LiI-C2H5OH, to replace the liquid electrolytes.[12–14] [Li(HPN)x]I is derived from the reaction between LiI and HPN in different molar ratios.[12a] The phase diagram (Fig. 3A) of the LiI/HPN binary system shows that a single compound [Li(HPN)2]I can be obtained when the molar ratio of LiI/HPN is 1:2.[12a–c] X-Ray crystallographic analysis indicates that three-dimensional (3D) diffusion tunnels for I– ions are available, in view of the geometrical structure along the a-, b-, and c-axes.[12b,c] Obviously, this spatial configuration will benefit I and I3 ion transportation. Theoretical ab initio calculations have been used to further reveal the ion diffusion dynamics. As shown in Figure 3B, the

Figure 2. Scanning electron microscopy (SEM) images of CuI crystals deposited on the TiO2 porous film with added dye: (A) CuI without molten salt. B) CuI with 1-methyl-3-ethylimidazolium thiocyanate. Reproduced with permission from [8a]. Copyright 2003 American Chemical Society.

Figure 3. A) Phase diagram of the LiI-HPN system. (Reproduced with permission from [12a]. Copyright 2004 the Electrochemical Society.) B) Energy barriers for the hopping of I and Li to their neighboring sites along c direction. Inset: X-ray structure plot for [Li(HPN)2]I viewed along the c-axis. calculated activation energy for the hopping of I (0.73eV) to its neighboring sites along the c direction is much lower than that of Liþ (8.39eV), which indicates this addition compound is actually an I– ion conductor.[12e]

A series of solid-state electrolytes based on LiI(HPN)x (2 x 4) addition compounds have been obtained. Among them, on [Li(HPN)4]I gave only 1.8% efficiency. Just as discussed above, the fast crystallization of [Li(HPN)4]I makes it incompletely filled into the TiO2 porous films. In order to inhibit the crystallization,

SiO2 nanoparticles have been introduced to control the crystalline growth rate of the addition compounds. As a consequence, good filling and better interfacial contact between the electrolyte and the electrodes can be obtained. In addition, the homogeneous dispersion of nanoparticles into the electrolyte can increase the ionic conductivity of the electrolyte.[12c,d] Using this [Li(HPN)4]I/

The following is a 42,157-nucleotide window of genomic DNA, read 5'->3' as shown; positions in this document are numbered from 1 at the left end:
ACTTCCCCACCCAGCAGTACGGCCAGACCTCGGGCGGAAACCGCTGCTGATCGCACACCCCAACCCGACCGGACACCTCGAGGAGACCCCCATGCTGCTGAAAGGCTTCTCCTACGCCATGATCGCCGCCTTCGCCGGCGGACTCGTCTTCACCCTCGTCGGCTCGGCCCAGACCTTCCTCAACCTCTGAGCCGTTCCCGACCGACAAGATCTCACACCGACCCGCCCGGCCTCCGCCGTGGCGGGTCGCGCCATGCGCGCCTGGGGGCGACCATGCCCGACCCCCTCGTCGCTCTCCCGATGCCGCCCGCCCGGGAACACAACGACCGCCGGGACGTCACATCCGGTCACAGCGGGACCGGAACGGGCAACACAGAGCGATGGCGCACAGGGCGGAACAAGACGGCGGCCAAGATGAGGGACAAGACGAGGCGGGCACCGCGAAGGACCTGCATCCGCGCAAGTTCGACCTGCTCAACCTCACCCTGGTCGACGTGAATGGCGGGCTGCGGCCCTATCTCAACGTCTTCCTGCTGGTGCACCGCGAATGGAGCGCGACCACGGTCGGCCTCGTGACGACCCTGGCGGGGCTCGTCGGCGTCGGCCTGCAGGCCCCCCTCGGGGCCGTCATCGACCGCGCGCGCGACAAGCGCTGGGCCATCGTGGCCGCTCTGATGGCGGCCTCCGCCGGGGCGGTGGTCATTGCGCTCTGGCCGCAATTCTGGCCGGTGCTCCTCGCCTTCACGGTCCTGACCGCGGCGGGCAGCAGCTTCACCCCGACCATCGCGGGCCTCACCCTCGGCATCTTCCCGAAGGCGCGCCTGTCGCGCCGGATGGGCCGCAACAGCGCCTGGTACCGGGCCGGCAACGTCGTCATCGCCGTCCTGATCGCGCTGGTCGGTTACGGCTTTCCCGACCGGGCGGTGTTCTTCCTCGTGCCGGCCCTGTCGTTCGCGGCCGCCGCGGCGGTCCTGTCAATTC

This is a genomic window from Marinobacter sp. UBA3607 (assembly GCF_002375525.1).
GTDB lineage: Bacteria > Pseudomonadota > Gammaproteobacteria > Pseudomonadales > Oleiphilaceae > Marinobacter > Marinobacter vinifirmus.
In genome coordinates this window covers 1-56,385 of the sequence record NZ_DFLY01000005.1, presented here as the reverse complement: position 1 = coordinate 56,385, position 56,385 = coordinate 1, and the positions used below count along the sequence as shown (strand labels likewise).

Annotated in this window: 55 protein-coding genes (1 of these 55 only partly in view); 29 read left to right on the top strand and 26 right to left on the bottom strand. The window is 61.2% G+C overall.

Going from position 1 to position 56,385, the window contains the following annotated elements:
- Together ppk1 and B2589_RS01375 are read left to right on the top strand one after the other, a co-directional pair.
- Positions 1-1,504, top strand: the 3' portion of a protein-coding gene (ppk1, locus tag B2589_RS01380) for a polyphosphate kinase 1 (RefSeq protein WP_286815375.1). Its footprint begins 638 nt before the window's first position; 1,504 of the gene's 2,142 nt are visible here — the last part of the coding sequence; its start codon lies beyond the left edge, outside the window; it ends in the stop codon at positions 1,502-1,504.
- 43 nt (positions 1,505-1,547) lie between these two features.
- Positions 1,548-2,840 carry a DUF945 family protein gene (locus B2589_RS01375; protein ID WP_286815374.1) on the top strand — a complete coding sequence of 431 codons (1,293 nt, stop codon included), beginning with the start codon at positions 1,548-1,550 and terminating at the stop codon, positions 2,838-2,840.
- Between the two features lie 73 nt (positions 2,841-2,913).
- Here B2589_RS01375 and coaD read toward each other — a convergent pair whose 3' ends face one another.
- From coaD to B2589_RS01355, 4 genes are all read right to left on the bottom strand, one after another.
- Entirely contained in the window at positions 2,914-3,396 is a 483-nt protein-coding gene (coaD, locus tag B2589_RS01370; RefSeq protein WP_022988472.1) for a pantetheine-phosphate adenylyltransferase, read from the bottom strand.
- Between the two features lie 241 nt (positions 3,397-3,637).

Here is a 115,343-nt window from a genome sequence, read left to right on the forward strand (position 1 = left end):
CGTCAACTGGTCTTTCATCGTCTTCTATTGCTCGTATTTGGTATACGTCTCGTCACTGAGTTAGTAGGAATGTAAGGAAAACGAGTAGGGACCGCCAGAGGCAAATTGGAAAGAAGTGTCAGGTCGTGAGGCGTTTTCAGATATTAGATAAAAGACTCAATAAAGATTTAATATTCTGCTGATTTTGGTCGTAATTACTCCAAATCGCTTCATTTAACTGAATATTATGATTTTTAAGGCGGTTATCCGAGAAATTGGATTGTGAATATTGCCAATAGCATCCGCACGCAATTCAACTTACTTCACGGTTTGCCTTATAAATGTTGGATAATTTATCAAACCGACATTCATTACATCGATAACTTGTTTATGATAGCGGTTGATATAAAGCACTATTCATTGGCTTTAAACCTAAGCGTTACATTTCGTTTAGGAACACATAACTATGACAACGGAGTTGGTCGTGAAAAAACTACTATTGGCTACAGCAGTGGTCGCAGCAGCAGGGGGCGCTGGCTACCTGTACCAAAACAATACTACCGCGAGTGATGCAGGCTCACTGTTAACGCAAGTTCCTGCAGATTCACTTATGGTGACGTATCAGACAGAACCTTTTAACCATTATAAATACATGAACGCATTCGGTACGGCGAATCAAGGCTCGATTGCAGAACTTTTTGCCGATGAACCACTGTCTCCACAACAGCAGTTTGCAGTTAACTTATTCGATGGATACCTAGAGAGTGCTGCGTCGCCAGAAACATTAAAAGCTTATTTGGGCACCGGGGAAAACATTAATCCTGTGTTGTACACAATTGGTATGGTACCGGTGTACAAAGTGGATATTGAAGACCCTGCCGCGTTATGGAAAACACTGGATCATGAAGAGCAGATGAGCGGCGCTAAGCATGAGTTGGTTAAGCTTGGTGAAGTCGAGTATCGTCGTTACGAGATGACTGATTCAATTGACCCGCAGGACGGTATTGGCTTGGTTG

SiO2 composite electrolyte, the efficiency of the DSCs has been dramatically improved to 5.48%.[12c]

Otheraddition compounds derivedfrom thereactions between

LiI and other small organic molecules such as methanol and ethanol have also been investigated.[13,14] Reaction of LiI and

CH3OH affords [Li(CH3OH)4]I, the crystal structure of which has been reported by Rabenau and coworkers.[13c] With

[Li(CH3OH)4]I/SiO2 solid-state composite electrolyte, the DSC only gave 2.7% conversion efficiency. Further addition of triethylamine hydrothiocyanate (THT) ionic liquid obviously improves the cell performance. DSCs based on [Li(CH3OH)4]I/

THT/SiO2 electrolyte exhibit VOC¼0.68V, JSC¼9.1mA cm 2, FF¼0.6, and total efficiency of 4.43%. An environmentally friendly quasi-solid-state composite electrolyte has further been synthesized through the reaction of LiI and ethanol. DSCs assembled with Li(C2H5OH)xI/SiO2 composite electrolyte

environmentally benign electrolyte based on AlI3–ethanol has also been synthesized in situ by our group.[15] A 5.9% power conversion efficiency has been obtained by using the AlI3–ethanol electrolyte containing an appropriate amount of 4-tert- butylpyridine and iodine. Further solidification of AlI3 electrolyte is under way.

4. Carbon Counter Electrodes

The counter electrode (CE) has the function to transfer electrons arriving from the external circuit to the electrolyte including the I /I3 redox couple. An effective CE should have the following properties: 1) good catalytic activity for the reaction I3 þ2e!3I ; 2) chemical/electrochemical stability; and 3) mechanical stability and robustness. In order to minimize the charge-transfer overpotential, highly catalytic material has been used to speed up the reaction I3 þ2e!3I . Pt is the most commonly used catalytic material. However, the noble metal Pt is extremely expensive and may be corroded by the iodide solution.[16] A low-cost electrode with high electrochemical activity and chemical stability is an important requirement to enhance the practical application of DSCs.